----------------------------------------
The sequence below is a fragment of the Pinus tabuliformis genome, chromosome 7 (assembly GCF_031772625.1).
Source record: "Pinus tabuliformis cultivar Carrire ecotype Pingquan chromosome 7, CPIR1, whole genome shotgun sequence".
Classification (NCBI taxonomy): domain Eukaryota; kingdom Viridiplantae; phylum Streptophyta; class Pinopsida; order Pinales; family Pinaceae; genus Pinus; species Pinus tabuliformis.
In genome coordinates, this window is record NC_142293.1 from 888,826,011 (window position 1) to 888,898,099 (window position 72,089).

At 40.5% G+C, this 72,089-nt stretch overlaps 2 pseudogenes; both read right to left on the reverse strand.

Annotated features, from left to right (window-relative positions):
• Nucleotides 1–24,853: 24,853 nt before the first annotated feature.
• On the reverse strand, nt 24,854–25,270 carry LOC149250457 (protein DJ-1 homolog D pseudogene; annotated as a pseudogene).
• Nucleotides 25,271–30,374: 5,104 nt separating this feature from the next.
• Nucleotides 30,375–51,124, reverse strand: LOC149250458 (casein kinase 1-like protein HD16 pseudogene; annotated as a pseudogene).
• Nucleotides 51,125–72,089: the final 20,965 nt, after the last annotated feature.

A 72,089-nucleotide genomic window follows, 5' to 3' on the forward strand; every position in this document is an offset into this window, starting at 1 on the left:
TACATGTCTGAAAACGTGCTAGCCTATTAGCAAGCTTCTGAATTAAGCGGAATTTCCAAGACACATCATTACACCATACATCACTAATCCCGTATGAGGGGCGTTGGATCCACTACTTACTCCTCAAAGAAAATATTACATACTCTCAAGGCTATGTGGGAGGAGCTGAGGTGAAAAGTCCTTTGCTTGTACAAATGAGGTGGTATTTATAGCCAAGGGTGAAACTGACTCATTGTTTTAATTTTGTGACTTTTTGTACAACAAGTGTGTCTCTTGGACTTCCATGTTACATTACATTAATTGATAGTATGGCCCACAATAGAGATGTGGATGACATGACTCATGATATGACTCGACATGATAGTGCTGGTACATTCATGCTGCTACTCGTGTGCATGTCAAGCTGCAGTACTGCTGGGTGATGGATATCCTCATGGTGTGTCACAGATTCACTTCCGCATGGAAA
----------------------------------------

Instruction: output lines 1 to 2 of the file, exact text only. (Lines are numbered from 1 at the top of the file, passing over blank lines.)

The sequence below is a fragment of the Pinus tabuliformis genome, chromosome 7 (assembly GCF_031772625.1).
Source record: "Pinus tabuliformis cultivar Carrire ecotype Pingquan chromosome 7, CPIR1, whole genome shotgun sequence".